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Wednesday, October 20, 2010 

7 of the worst resurrections in comics

The website of Blastr features their choices of at least 7 of the worst resurrections of all time in comics. Their number one selection is none other than Aunt May Parker's from 1998, ruining one of the best, most simple passings ever thought of in 1994. We have Bob Harras to thank for that, of course. (Also Howard Mackie, because he didn't know when to quit as writer and save his reputation.)

Strangely, the article does seem to get a few things inaccurate: Gwen Stacy was Peter Parker's college sweetheart, not high school. And it was in Spider-Man #98, not #75, where this took place (during the "Final Chapter", one of Spidey's poorest moments). And I think both Mary Jane Watson and her Aunt Anna were present with Aunt May and Peter during what should've been her real demise.

The second choice is Jason Todd's. They cite how Superboy-Prime, a Mary-Sue if there ever was one, made for one of the most idiotic excuses for how to "justify" the history changes DC editorial mandate made during Infinite Crisis. Todd's resurrection has since proven pointless. Blastr does make a worthy point though of the hows and whys of Todd's original demise:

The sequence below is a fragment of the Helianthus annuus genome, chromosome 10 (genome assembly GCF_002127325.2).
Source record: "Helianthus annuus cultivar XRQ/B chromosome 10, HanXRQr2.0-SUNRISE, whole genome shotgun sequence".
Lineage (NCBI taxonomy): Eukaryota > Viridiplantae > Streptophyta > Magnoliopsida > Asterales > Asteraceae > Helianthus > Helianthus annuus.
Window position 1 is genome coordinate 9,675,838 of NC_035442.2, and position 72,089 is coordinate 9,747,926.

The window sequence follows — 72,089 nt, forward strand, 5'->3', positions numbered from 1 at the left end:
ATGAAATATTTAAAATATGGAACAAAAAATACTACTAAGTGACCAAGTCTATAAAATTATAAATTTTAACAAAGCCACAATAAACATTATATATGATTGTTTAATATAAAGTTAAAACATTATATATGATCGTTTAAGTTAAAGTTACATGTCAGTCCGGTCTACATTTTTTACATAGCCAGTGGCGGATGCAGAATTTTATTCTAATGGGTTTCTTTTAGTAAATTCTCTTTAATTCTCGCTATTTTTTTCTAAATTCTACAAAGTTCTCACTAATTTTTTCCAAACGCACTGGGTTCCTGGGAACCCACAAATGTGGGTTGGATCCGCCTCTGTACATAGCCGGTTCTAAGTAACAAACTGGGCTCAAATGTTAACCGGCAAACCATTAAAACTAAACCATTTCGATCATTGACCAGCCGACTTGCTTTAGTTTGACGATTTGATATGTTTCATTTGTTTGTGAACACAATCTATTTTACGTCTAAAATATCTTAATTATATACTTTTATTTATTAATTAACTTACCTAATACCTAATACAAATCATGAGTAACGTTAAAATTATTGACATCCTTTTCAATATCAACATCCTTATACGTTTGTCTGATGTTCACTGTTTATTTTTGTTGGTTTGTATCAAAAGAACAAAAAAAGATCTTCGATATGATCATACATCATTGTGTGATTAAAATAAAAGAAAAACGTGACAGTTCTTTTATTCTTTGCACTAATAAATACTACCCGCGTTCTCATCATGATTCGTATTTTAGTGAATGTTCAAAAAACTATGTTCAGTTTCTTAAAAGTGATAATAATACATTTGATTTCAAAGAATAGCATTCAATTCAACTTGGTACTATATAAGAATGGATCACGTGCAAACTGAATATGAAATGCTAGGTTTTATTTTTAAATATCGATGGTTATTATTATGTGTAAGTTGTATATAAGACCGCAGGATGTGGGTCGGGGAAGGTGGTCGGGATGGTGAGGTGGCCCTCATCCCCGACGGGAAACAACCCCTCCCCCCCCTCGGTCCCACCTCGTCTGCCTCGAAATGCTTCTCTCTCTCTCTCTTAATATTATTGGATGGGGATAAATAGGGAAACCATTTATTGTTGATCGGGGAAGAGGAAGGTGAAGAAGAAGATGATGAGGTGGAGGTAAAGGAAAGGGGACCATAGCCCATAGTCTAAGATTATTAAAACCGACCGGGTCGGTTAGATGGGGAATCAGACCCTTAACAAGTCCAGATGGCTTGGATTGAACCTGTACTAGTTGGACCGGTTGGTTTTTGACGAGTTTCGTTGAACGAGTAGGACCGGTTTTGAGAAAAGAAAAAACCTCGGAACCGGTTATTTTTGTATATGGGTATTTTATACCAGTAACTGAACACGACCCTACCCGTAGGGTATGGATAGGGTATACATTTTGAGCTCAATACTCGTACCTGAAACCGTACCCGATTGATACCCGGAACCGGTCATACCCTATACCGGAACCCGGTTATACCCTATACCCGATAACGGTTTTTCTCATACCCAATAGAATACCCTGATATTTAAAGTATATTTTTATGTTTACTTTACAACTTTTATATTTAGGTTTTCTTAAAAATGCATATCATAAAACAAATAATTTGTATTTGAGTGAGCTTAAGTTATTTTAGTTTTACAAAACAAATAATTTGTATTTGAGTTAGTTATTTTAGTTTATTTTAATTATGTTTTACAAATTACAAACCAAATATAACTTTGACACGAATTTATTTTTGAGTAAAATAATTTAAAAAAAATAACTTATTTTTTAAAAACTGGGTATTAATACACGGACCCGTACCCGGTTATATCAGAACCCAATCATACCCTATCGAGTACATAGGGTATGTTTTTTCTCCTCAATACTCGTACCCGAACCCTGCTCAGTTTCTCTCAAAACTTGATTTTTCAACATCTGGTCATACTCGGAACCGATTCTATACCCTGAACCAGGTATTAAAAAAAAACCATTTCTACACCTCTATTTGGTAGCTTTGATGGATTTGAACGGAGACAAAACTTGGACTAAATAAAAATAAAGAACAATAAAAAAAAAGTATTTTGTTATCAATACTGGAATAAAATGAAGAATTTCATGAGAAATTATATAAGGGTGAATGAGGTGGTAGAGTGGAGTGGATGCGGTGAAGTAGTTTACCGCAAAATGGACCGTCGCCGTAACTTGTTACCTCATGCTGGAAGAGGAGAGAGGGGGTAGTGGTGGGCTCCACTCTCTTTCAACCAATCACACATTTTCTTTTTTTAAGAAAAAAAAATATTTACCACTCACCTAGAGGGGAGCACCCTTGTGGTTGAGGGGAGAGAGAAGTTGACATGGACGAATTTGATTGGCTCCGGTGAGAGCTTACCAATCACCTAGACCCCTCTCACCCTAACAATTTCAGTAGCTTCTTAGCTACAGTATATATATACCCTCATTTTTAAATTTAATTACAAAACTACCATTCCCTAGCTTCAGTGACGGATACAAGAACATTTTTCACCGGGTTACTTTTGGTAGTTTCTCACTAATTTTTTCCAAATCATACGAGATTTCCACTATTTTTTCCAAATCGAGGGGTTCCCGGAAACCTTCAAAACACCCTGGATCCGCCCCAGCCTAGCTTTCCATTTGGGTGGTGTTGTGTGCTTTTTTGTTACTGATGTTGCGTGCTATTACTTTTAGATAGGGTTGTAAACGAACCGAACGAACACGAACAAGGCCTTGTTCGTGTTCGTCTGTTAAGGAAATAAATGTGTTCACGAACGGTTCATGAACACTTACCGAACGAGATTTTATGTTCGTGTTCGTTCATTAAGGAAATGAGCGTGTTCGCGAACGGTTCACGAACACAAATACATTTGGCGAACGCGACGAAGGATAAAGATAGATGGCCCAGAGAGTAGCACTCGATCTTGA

I seem to recall that Jason was fairly popular when first introduced, and equally unpopular once he'd morphed into the "total douche" version of Robin after the CRISIS ON INFINITE EARTHS (or "Ass-Hat-Robin," as he was known at the time). But rather than just "improving the writing" (a tactic abandoned in a number of comics throughout the nineties), DC had a phone-line poll to see if the brat lived or died.
I have to admit that there's a valid point signified in this. Here they had a chance to just scrap whatever unappealing traits he'd been given for no good reason and provide Todd with a personality easier to accept. Instead, they turned him into a pawn in a game of death, setting a very poor example of how to deal with a character whose depiction is dreadful. Sure, it could have some upside in retrospect, like being a variation on Elektra's original death at the hands of Bullseye in 1983, something that was undone just a few years later. But long term, it may have unintentionally set a very disturbing trend for how to deal with a character whose characterization is terrible: instead of fixing that, the answer is to just kill them outright. Does that really help? Nope.

Update: here's an old item from Mania's Comicscape (formerly part of Cinescape) from about 2005, where they discuss the subject of Jason.

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